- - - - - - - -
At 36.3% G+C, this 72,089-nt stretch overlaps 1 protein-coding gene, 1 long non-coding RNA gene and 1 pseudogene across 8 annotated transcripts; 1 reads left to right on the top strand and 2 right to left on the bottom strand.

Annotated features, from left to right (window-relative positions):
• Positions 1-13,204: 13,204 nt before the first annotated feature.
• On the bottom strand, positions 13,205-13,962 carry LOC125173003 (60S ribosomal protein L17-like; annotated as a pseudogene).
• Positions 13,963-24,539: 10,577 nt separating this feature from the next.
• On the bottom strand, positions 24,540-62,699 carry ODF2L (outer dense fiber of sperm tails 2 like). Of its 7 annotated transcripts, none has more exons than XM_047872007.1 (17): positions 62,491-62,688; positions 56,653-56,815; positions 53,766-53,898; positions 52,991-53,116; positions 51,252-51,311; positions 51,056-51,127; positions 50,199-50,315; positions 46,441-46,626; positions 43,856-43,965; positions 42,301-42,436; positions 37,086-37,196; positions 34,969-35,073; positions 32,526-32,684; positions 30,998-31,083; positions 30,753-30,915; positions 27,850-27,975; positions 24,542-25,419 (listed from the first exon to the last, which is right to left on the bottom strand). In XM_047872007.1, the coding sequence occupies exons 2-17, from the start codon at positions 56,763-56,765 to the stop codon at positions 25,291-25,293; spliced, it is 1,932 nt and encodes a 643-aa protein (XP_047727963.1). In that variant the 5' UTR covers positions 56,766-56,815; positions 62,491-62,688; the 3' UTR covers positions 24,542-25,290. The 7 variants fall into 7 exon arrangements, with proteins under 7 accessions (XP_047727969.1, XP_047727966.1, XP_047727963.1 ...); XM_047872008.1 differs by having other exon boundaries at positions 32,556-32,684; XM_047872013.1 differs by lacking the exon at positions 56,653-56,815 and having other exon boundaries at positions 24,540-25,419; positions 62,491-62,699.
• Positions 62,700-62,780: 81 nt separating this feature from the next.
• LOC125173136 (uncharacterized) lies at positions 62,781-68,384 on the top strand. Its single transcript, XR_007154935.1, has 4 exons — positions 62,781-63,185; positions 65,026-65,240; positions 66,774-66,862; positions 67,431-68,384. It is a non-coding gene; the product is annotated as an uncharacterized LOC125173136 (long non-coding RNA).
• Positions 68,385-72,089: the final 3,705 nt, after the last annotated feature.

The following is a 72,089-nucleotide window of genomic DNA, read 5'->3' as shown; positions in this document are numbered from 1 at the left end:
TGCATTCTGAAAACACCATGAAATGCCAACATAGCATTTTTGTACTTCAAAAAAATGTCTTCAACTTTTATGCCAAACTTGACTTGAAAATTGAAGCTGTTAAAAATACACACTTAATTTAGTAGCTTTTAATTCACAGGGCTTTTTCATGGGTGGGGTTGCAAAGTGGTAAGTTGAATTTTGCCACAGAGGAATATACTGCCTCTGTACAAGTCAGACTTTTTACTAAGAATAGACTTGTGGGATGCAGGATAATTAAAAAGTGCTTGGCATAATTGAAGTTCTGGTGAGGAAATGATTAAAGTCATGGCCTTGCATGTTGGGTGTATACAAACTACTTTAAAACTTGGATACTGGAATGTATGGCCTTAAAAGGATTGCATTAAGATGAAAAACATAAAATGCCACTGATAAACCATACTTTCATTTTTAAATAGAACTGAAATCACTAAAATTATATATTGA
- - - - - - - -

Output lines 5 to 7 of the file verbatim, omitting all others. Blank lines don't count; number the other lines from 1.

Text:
• Positions 13,963-24,539: 10,577 nt separating this feature from the next.
• On the bottom strand, positions 24,540-62,699 carry ODF2L (outer dense fiber of sperm tails 2 like). Of its 7 annotated transcripts, none has more exons than XM_047872007.1 (17): positions 62,491-62,688; positions 56,653-56,815; positions 53,766-53,898; positions 52,991-53,116; positions 51,252-51,311; positions 51,056-51,127; positions 50,199-50,315; positions 46,441-46,626; positions 43,856-43,965; positions 42,301-42,436; positions 37,086-37,196; positions 34,969-35,073; positions 32,526-32,684; positions 30,998-31,083; positions 30,753-30,915; positions 27,850-27,975; positions 24,542-25,419 (listed from the first exon to the last, which is right to left on the bottom strand). In XM_047872007.1, the coding sequence occupies exons 2-17, from the start codon at positions 56,763-56,765 to the stop codon at positions 25,291-25,293; spliced, it is 1,932 nt and encodes a 643-aa protein (XP_047727963.1). In that variant the 5' UTR covers positions 56,766-56,815; positions 62,491-62,688; the 3' UTR covers positions 24,542-25,290. The 7 variants fall into 7 exon arrangements, with proteins under 7 accessions (XP_047727969.1, XP_047727966.1, XP_047727963.1 ...); XM_047872008.1 differs by having other exon boundaries at positions 32,556-32,684; XM_047872013.1 differs by lacking the exon at positions 56,653-56,815 and having other exon boundaries at positions 24,540-25,419; positions 62,491-62,699.
• Positions 62,700-62,780: 81 nt separating this feature from the next.